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Poll watching – the British elections

Written By: - Date published: 6:59 pm, April 7th, 2010 - 8 comments
Categories: International, uk politics - Tags:

So will David Cameron snatch defeat out of the jaws of victory? According to the latest Guardian poll it is possible. Results show that:

Labour support has climbed four points to 33% since an ICM poll carried out for the Guardian last week. Conservative backing has dropped one since then to 37% Labour’s best ICM rating since December 2008 and the Tories’ worst since February.

On a uniform national swing, these figures could leave Labour 30 seats short of an overall majority. Even if the Tories perform better than average in marginal seats as most people expect David Cameron would struggle to establish a secure parliamentary basis for power.

Either party could be left dependent on the Liberal Democrats, who are on 21% in the poll down two from last week.

Of course no poll matters like the one on the day, but it will be interesting to watch the political games unfold…

8 comments on “Poll watching – the British elections ”

  1. gingercrush 1

    Yes its going to be interesting. Hopefully TV One and or TV 3 cover the election in the news and cover election day. Its also interesting because its going to tight much like the situation in 2005. Obviously FPP means the seats aren’t proportional so its unlikely parties get the seat numbers in proportion to their vote. What happens during the election campaign will be interesting because I think we’ll see things repeated by both Labour and National here in 2011. (In the past Labour used ideas from Blairs campaigns and National’s campaign in 2008 had many similarities to the Conservative party). I also expect there will be a push for electoral change after this election. Certain parties will have little or no representation despite winning a share of the vote (much like the Greens and other parties in New Zealand faced prior to MMP). Also Labour can potentially win more seats even though they poll lower than the Conservatives.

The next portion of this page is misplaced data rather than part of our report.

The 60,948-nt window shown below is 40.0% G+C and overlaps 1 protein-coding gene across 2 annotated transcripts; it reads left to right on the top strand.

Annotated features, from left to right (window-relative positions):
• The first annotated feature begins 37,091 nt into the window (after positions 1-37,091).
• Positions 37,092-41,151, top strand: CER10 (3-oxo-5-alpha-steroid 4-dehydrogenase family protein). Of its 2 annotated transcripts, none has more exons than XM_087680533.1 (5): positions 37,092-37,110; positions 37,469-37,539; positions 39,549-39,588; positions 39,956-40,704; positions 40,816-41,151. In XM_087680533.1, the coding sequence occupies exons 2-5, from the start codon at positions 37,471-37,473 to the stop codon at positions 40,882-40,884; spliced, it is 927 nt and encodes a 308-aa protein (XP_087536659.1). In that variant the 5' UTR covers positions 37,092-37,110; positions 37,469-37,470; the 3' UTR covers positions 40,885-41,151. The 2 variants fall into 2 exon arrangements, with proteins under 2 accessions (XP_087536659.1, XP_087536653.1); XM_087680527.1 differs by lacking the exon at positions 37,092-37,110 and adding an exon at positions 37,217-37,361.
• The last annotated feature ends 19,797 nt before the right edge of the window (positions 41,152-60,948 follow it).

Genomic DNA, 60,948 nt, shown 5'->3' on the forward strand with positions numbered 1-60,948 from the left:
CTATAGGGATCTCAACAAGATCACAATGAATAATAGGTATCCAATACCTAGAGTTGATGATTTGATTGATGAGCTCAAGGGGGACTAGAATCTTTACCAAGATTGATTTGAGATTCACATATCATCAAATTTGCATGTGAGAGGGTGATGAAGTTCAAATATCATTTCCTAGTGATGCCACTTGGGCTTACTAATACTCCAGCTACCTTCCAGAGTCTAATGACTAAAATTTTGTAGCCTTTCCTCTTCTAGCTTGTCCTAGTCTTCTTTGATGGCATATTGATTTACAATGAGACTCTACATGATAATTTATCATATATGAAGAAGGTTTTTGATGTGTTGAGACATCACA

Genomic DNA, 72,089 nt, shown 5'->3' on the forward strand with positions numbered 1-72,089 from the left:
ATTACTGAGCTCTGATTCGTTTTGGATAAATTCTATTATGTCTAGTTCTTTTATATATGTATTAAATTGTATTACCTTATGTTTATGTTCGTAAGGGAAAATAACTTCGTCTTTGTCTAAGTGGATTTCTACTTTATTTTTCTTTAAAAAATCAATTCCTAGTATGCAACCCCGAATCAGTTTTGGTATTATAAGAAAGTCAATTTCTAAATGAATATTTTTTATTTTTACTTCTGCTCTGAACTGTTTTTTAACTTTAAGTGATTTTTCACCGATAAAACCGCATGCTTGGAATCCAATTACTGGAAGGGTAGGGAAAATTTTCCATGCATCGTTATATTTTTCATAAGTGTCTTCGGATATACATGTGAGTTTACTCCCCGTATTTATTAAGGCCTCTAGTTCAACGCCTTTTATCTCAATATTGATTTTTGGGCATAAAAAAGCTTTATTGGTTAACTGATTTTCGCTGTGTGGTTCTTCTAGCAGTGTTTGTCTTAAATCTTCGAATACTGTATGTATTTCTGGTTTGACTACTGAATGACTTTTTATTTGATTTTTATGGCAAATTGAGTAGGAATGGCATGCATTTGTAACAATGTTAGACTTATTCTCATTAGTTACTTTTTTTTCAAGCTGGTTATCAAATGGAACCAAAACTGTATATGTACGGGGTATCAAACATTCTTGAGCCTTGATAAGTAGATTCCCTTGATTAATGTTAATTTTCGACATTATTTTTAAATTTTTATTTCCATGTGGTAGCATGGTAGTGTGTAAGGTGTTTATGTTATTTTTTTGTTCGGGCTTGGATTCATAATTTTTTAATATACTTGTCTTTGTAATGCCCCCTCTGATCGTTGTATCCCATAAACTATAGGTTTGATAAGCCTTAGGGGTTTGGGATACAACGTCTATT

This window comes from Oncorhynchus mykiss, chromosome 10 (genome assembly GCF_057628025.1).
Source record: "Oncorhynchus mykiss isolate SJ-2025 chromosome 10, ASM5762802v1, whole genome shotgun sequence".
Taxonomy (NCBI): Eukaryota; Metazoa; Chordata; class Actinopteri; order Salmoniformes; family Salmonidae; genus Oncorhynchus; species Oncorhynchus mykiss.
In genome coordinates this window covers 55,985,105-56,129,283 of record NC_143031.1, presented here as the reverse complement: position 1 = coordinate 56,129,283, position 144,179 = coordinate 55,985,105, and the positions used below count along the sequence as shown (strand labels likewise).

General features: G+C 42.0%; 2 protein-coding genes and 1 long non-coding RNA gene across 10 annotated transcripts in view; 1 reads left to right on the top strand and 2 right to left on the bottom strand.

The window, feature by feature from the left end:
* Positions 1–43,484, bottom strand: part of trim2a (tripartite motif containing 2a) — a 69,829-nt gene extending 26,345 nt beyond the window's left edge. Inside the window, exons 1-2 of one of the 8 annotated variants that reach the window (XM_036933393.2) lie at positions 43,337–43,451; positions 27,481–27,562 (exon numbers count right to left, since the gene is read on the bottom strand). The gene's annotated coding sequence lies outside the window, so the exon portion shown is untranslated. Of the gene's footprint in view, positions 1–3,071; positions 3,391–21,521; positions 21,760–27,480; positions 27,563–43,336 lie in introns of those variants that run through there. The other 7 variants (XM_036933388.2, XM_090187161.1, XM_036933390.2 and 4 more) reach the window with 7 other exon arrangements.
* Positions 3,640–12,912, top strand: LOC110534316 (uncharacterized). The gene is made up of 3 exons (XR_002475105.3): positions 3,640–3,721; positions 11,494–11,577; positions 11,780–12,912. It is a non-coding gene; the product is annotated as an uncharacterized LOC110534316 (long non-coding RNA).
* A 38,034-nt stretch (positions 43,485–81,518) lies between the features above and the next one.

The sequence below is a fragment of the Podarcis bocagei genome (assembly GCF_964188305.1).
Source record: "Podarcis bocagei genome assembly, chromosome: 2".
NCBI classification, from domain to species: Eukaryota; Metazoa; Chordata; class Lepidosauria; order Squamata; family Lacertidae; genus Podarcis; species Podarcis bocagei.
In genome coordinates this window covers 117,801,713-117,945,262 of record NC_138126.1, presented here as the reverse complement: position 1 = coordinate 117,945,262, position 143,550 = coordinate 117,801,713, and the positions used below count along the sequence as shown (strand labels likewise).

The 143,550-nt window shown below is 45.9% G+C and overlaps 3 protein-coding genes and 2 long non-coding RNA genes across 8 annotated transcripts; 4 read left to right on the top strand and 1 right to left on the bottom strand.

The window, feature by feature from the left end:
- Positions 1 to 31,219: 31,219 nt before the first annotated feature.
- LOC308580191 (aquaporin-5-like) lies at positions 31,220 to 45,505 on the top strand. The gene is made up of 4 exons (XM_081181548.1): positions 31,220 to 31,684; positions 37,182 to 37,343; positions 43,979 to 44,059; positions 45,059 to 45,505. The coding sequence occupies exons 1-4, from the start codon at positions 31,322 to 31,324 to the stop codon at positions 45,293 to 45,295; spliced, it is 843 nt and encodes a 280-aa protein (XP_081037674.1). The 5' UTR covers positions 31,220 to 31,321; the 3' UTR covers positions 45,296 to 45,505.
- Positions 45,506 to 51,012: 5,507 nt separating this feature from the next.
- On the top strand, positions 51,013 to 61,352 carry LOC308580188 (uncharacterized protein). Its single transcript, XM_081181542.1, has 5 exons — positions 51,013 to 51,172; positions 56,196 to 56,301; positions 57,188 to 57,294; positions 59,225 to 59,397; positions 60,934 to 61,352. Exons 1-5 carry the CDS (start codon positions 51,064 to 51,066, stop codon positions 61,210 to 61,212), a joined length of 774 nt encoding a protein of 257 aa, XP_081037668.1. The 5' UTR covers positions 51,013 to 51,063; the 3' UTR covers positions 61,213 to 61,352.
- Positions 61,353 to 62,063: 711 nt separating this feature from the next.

This will be one interesting election and I’ll be following it closely.

  2. gingercrush 2

    Do we not have the edit function anymore?

    [lprent: That is what I’m working on. I thought I had its caching problem fixed earlier today, but that wasn’t the case.
    So it is off until I can sort out why super cache is caching the page after the reediting timeout and details are on the page.

    It looks tricky, and is probably related to a configuration issue further back in the system with session data. ]

  3. Peter Johns 3

    The sun poll on Sunday had a 10 point advantage to the Cons. Polls are over the place, but I believe it is somewhere in between, 6-8%.
    I reckon it will be a real narrow Cons majority (>20 seats) or a hung parliament. Brown has to go as Labour are like the Cons in 1997, always believeing their own bullpoo.
    Labour are suggesting tax increases already, B4 the election!!!!!

  4. Peter Johns 4

    Meant under 20 seats.

  5. RedBack 5